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The Best Ever

January 6, 2010

What are there, five, six billion people living on this planet? To say you are the “best ever” or to have people call you the ‘best ever,’ no matter the topic, profession or endeavor, is truly an incredible thing.

The greatest power pitcher in the game’s history retired yesterday. Think about that: greatest ever…..

I had the honor of being in the same rotation as RJ for a little over three years and I can say, without a doubt, that there is no way I’d have achieved what I did then, or afterwards, were it not for him. Randy pushed me in ways I never thought possible, and made things happen I knew I’d never see again.

The major leagues is the best of the best. There is no “5A”, no league above it. When someone in the big leagues is so good he makes competition look amateur, it’s saying something. There were nights, like when he punched out 20 vs. Cincy, when RJ was a man amongst boys. It’s a cliche used far too often, and often not applicable in the cases it is used, but he was just that.

Like Jordan in his prime, Tiger on a roll, Federer, Pele, Gretzky, all of them, RJ was every bit as dominant and more so at times, than any of them.

He should go down as the most dominating power pitcher, certainly the most dominant left hander, of all time, and I’m proud to say I was part of a team he played on that brought home the first world championship in any sport to Arizona.

Add to that his wonderful wife Lisa, who provided so many things we athletes need and the public misses, that moral support at home and the ability to raise our children while we’re off  “playing a game,” for without that pillar of strength at home, we could never achieve what we do.

God Bless and Congratulations on a first ballot, 100% unanimous Hall of Fame Career RJ, it was an honor to watch.

21 Comments leave one →
  1. jjmcs permalink
    January 6, 2010 3:37 pm

    impressive praise. I very much enjoyed reading this.

  2. Joe permalink
    January 6, 2010 4:19 pm

    Well said Curt. Many fans in Boston missed out on watching him daily, especially during his different stints in the NL, but this guy was a beast. His time in NY didn’t nearly showcase what he was all about, and Seattle seems like ages ago, but you do have an argument for being a top 5 pitcher of all time, and its possible but tough to argue the most dominating power pitcher ever. Ironically, ahead of everything he gave to the game over the years, without a doubt, was the bird pitch http://www.youtube.com/watch?v=oeSm6ya4ww8

  3. Rhayader permalink
    January 6, 2010 4:29 pm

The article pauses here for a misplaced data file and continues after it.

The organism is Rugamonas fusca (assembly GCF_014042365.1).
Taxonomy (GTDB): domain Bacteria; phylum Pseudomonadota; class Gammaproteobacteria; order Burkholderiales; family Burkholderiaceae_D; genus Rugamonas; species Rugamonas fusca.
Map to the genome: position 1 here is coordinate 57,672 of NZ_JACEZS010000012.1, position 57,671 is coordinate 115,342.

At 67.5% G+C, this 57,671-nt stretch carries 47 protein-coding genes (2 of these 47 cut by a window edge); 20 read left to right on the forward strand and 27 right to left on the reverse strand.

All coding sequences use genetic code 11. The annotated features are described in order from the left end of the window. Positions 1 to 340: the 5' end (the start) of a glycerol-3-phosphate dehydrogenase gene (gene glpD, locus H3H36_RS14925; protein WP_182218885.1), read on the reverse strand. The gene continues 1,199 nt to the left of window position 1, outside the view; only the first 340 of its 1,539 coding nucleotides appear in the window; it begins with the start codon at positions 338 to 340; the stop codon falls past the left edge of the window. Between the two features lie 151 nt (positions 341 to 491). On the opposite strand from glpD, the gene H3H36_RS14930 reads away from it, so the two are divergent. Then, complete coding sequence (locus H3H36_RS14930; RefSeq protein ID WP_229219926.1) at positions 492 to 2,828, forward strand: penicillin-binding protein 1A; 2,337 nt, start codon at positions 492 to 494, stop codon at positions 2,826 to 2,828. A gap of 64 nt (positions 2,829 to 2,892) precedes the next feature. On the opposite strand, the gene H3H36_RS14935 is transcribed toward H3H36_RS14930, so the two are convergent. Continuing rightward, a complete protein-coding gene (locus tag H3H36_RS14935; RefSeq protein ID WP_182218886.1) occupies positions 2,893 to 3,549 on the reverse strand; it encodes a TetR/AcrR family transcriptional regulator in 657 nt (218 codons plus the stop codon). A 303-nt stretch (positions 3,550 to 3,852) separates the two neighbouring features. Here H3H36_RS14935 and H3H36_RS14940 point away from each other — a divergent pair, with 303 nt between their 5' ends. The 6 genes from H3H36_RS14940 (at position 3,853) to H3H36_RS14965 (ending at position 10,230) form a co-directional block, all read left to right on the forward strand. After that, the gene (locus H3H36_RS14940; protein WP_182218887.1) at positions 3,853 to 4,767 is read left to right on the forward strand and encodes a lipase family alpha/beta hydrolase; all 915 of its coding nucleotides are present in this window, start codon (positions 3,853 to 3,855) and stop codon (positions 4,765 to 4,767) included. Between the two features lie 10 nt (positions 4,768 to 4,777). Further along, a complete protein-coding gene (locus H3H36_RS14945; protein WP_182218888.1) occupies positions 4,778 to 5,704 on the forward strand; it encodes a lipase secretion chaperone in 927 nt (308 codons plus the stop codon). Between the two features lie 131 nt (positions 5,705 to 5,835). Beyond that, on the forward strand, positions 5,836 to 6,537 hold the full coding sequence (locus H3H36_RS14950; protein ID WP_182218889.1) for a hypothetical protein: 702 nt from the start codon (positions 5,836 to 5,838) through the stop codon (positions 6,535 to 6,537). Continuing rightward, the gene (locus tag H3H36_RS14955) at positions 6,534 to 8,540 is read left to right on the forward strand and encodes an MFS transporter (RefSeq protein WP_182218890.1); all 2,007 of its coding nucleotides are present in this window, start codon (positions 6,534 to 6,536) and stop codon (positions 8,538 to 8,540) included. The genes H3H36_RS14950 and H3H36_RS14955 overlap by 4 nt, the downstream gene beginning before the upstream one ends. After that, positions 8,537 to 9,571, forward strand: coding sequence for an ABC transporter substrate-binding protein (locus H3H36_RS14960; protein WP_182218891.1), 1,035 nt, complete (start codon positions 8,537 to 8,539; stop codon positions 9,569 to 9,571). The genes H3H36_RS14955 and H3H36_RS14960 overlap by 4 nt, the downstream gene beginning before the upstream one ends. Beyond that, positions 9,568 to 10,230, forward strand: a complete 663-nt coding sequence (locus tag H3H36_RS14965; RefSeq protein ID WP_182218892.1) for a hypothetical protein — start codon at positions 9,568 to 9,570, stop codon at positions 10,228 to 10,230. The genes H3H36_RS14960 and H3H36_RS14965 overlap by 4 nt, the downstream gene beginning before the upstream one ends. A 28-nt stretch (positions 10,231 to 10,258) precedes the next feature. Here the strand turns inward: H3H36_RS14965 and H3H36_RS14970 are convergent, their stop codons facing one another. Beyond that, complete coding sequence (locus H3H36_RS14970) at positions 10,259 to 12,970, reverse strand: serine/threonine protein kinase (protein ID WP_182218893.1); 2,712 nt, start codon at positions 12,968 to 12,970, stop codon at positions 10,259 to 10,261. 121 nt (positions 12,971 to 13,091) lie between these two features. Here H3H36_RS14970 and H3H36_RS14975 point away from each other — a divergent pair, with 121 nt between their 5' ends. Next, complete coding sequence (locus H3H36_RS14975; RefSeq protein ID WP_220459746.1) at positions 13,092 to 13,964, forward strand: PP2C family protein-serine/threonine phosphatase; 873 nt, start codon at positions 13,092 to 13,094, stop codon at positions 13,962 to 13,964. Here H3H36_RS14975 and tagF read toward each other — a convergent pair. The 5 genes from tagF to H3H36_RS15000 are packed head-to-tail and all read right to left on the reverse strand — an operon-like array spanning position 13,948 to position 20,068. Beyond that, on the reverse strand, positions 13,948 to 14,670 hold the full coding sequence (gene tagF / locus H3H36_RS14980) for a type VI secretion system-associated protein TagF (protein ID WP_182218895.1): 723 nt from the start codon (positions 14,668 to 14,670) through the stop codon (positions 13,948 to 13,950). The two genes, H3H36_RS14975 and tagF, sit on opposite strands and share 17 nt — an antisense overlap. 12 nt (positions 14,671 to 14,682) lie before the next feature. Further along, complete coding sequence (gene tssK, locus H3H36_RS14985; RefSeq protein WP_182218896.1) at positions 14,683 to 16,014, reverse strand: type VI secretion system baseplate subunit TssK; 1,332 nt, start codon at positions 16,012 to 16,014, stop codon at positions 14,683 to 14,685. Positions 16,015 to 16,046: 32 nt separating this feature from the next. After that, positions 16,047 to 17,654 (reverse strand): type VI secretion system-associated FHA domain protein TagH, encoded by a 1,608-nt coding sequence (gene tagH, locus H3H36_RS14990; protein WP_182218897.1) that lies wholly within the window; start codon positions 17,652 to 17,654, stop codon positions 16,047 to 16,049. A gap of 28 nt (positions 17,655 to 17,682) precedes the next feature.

Great tribute Curt, and my sincere thanks to Randy Johnson for spending over two decades showing us how awesome great pitching is during an era ruled by an obsession with arcade-like offense. In the end, I think RJ and Greg Maddux were the two most important pitchers — heck, maybe players — of their era. Best wishes to Randy and his family moving forward.

  4. DeniseSoxFan permalink
    January 6, 2010 4:57 pm

    Great tribute, Curt!

  5. Dillen permalink
    January 6, 2010 5:27 pm

    Mr. Schilling I know this is off topic and i am sorry for that i just cannot figure out how to ask a question somewhere else on here.

    My Name is Dillen and i am a high school baseball player, i would love to play in the MLB on day, and i am trying to improve my strength,speed,power,and overall skill to do so i am aware that i need to be working out and becoming stronger, however i do not have the money to go to any fancy camps to help me out so i am going to do my best at trying to workout from my home, but i am unaware of what supplements i should be taking i know at this stage i need to take something to help a little but i am not sure what. i do not want to take anything that is going to hurt me but i want something that is effective. the supplements i read about all have terrible sideeffects which i do not want to have. i know you are not a doctor but i am asking for your help please i have no idea who else to ask. even my doctor isnt sure. being that you were a pro baseball player and a future HOF pitcher i would like to get your opinion on the matter.

    thank you very much
    cencerely yours, Dillen

  6. January 6, 2010 5:35 pm

    I would say the Big Train still owns the most dominant power pitcher title, can’t come up with a better power lefty than RJ. It’s too bad that he’s calling it quits, he can still pitch at a high level.

  7. franklloyd permalink
    January 6, 2010 7:23 pm

    I am a Mariners fan who considers himself fortunate to have seen the wild longhaired colt who came to the M’s from the Expos in the Mark Langston trade mature into the most feared power lefthander in MLB history. He was always a thrill to watch, and the guy you’d buy a walk-up ticket to see pitch.

    Big Unit, you are THE MAN! Happy Trails.

  8. PapiFan permalink
    January 6, 2010 10:15 pm

    With all due respect, Curt, Sandy Koufax is the best lefthander ever. And Johnson, while a great first ballot hall of famer, is not even the best of his generation. Pedro Martinez outpitched Randy during his run of dominance in a much tougher league and division as you should know.